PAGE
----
I don’t know about you, but to me this period of anticlimax, after over a year of feverish volunteering, campaigning, stress-eating, and angry-tweeting, feels like the worst kind of limbo. Election Night didn’t feel good. Questions are swirling. To make matters worse, seemingly every publication is running “Trumpism is as strong as ever” stories. The worst part: there’s nothing we can do about it.
At least, that’s how it looks on the surface. On the surface, it looks like the names we’ve spent so long trusting in, hoping for, donating to, volunteering for, are on the brink of fading into memory. Yeah, after losing a quarter-million Americans to a contagious disease, this post-election Purgatory does feel a little like the day after a death in the family.
But we are not helpless. It’s not true that there’s nothing we can do about it. We’ve done a lot of work on a political level to create the country we believe in, from the top down. But the bottom-up work comes hourly and daily; it’s harder, but it’s a hell of a lot more productive.
So, what can we do about it, exactly? In these very pages, author John Pavlovitz urged us to vote for the America we want to see. He wrote, “America is not in the hands of a politician or a preacher or an athlete or a celebrity—it’s in your hands.” While he was urging us to exercise our right (and responsibility) to vote, I think we can take that directive to heart on a daily, ongoing basis.
I say this: if you voted for Joe Biden because you believe he will create a more united United States, don’t wait for the vote counters in Pennsylvania to determine whether we get there. If you felt we needed more empathy in our society, if you’re just looking for decency in your kids’ role models, if you’re terrified about losing women’s reproductive rights, or if you see income inequality burying the American dream, the opportunity to make an immediate change is available to us now. Let’s take it upon ourselves to create the country we demand. That’s how it was always supposed to work anyway.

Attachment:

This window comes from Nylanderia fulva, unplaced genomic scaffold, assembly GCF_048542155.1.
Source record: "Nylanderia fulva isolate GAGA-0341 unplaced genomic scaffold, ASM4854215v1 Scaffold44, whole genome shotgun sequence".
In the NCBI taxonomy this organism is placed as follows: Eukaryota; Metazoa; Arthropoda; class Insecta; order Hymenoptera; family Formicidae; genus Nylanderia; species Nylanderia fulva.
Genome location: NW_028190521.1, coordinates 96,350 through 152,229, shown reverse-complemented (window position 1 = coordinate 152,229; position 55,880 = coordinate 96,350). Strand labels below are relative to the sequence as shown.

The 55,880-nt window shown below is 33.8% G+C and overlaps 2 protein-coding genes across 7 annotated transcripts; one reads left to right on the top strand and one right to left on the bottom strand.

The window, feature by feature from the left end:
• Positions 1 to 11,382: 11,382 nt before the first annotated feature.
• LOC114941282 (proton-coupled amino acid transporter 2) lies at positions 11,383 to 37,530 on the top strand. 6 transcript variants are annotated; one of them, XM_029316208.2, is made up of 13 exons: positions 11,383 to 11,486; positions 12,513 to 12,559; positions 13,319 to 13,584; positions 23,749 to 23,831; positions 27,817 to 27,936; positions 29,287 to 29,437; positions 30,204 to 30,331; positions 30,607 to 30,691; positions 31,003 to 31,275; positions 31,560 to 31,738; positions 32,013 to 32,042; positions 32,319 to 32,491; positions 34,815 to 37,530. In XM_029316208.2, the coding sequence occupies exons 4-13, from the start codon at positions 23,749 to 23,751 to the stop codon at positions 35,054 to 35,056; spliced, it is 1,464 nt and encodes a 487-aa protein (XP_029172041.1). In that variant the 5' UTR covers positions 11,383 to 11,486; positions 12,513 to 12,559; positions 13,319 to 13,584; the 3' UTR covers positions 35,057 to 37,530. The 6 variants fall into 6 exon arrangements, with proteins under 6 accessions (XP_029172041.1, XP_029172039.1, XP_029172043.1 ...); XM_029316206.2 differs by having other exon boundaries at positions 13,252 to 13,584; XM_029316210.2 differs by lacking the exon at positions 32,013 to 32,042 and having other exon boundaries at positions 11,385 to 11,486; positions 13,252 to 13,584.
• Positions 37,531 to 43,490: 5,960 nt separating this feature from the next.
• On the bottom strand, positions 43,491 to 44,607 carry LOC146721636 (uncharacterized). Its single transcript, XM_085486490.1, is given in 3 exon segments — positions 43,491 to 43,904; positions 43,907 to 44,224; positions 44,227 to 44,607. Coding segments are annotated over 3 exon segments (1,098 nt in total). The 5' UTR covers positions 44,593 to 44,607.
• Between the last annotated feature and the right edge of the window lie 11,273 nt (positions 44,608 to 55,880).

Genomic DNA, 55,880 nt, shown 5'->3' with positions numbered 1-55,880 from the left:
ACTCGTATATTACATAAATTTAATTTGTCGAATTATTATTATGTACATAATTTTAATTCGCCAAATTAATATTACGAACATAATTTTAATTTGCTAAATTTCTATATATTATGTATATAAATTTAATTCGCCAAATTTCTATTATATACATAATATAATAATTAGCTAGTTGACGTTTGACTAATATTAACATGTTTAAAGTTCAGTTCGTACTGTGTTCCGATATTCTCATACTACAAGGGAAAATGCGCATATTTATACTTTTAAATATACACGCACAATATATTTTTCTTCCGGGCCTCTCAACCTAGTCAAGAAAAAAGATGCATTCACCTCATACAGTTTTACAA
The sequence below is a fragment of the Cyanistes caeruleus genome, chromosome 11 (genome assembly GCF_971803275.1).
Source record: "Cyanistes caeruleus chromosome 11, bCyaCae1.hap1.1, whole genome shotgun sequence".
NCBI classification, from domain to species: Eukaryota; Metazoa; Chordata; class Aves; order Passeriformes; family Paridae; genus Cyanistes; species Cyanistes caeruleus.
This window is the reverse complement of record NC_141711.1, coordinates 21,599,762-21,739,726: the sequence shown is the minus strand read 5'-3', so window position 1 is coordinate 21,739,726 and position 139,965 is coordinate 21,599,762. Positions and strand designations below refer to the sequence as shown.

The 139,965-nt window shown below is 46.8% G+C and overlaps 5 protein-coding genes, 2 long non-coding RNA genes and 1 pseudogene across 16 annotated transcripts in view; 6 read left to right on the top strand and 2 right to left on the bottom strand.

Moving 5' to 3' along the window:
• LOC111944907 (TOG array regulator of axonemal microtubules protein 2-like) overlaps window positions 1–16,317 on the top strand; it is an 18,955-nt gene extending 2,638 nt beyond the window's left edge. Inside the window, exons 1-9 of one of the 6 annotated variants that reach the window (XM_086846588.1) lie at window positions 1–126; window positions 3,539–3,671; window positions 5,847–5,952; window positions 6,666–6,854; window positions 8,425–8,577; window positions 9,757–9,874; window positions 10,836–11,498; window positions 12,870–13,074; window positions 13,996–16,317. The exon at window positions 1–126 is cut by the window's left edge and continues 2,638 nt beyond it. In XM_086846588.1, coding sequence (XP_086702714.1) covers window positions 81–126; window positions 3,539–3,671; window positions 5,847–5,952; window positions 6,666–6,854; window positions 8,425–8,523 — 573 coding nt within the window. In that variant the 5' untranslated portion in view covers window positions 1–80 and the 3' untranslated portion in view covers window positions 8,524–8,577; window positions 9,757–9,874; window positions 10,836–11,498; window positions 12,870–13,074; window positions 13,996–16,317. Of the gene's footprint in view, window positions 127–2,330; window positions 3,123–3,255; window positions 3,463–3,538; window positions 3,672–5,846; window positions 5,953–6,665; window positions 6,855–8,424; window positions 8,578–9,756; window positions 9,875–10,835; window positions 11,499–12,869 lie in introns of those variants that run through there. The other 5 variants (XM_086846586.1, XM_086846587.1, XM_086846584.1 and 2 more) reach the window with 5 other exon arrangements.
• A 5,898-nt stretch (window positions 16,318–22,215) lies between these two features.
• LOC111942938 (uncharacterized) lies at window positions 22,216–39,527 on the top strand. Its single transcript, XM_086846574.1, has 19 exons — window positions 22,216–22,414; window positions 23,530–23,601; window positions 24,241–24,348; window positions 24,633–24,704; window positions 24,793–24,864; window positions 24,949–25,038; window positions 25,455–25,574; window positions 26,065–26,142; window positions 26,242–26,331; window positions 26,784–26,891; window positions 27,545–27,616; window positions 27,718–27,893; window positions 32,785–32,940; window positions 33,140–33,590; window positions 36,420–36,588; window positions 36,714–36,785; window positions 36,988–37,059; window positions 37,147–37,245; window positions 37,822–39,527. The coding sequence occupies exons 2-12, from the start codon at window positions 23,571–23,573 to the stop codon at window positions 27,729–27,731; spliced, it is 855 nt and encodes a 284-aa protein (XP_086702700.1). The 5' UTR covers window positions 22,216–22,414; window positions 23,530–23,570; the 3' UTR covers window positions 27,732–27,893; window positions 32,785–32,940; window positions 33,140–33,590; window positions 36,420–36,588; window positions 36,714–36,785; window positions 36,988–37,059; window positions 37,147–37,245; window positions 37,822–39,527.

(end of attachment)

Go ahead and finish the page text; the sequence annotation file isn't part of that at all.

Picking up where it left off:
There are steps we can each take on an individual and on a community level to work toward the same goals we had for the national election. That disposable income you’ve been donating to Jaime Harrison and Amy McGrath? Your local Planned Parenthood could use it. ACLU is going to need to keep paying armies of attorneys. The extra time you dedicated to phone banking? Every state and metropolitan area has a racial justice organization that is engaged in everything from leading sensitivity training to monitoring police behavior.
People feel alone because we’re so divided, and we’re so divided because people feel alone. They look out across America and see factions, enemies. Everyone—from privileged Trump supporters to marginalized immigrants—feels the deck is stacked against them. Trumpism gulps this stuff down by the handful. Want to beat Trumpism? We can do that in every interaction: check in on somebody. Double your tip. If you say “how’s it going,” listen to the answer and ask a follow-up.
That humanity, that empathy, that we’ve all praised in Joe Biden exists in each of us, and the smallest gesture of support will spread faster and do a hell of a lot more good than a dunk on Twitter. Trumpism isn’t a political party to crush at the polls, it’s distrust, hatred, deeply entrenched tribalism.
If a democracy depends on an engaged citizenry, then we’ve taken huge strides forward in the past four years, even as our democratic norms and institutions have been under withering attack. Engaged citizenry will win. Strong communities will endure. And whenever this is all said and done, we will be able to say “I did everything I could to create a better tomorrow, and today is indeed better than yesterday.”